I decided to couch down some cording onto the quilt.  First, I did the standard zig zag couching … on the left.  While I was doing that I remembered Ricky Tims telling us about a special cording foot Bernina has – the #43.  You can basically free motion quilt the cording down.  I thought that after having that foot for at least 3 years … it was time to give it a go.  It worked beautifully!  I’m officially obsessed (photo on the right).


So … I added six blue cording and six yellow cording on.  Then I trimmed the quilt up.  I decided to face the binding.  I stepped back and knew it needed one more thing – mirrors!  I glued square mirrors into the six reverse appliqued hexagons. 

Now I’m done!

I attempted a photo shoot on my fence … in the icy fog.  The lighting wasn’t really the problem but the wind didn’t help! 


I finally got a decent photo by laying it right down on my driveway.

And that … is the story behind my piece “Eye of the Carolina Tiger.”

pq eye of the tiger

Oh!  The name!  This quilt is named “Eye of the Carolina Tiger” because when I reverse appliqued the petals one of them perfectly framed the eyes of one of Tula Pink’s tigers! When I showed my in-laws who where canning in our commercial kitchen my father-in-law asked if I was going to name it “Eye of the Tiger.”  I had to tweak it slightly but it really was a perfect name.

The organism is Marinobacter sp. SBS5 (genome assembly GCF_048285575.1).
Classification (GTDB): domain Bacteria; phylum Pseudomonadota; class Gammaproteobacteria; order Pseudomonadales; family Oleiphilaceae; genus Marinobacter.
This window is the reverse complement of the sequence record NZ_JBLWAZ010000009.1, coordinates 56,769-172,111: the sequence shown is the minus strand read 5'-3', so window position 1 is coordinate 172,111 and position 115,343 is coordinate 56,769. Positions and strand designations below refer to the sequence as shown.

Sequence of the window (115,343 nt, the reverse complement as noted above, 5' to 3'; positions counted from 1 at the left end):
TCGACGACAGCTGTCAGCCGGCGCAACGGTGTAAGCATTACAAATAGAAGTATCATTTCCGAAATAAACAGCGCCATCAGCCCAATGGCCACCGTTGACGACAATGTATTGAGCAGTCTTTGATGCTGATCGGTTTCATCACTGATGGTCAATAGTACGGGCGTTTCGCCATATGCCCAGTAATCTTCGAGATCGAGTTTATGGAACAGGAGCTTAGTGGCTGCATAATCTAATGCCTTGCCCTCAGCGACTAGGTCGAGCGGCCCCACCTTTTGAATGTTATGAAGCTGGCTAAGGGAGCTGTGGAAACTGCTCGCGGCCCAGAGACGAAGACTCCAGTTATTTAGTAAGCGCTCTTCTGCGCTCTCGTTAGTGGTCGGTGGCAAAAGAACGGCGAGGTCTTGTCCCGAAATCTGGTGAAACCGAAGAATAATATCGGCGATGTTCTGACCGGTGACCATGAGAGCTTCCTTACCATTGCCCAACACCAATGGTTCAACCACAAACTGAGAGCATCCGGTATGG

If you’re still with me – thanks for reading my story!  I’m going to be linking up to the non-voting Project QUILTING link up on Sunday and Finish it Up Friday!

Quilt Details:
“Eye of the Carolina Tiger”
Finished size: 24” x 24”
Pieced, quilted and embellished by Kim Lapacek, Poynette, WI


  1. Looks fun! Sooo good to challenge ourselves.

  2. Oh my, Wow. And you did it in a week.
    It is amazing!

  3. Oh my, Wow. And you did it in a week.
    It is amazing!

  4. Thank you for sharing your thoughts and design process in the creation of the piece. It looks GREAT as Tony the Tiger used to say! A winner to be sure.

  5. Very interesting way to use hexagon and reverse applique. Colour combination is brilliant too!

  6. This is such a stunning finish! I just love all the thoughtful details you incorporated into your design! It is amazing!!

  7. Love, love, love this quilt and the process!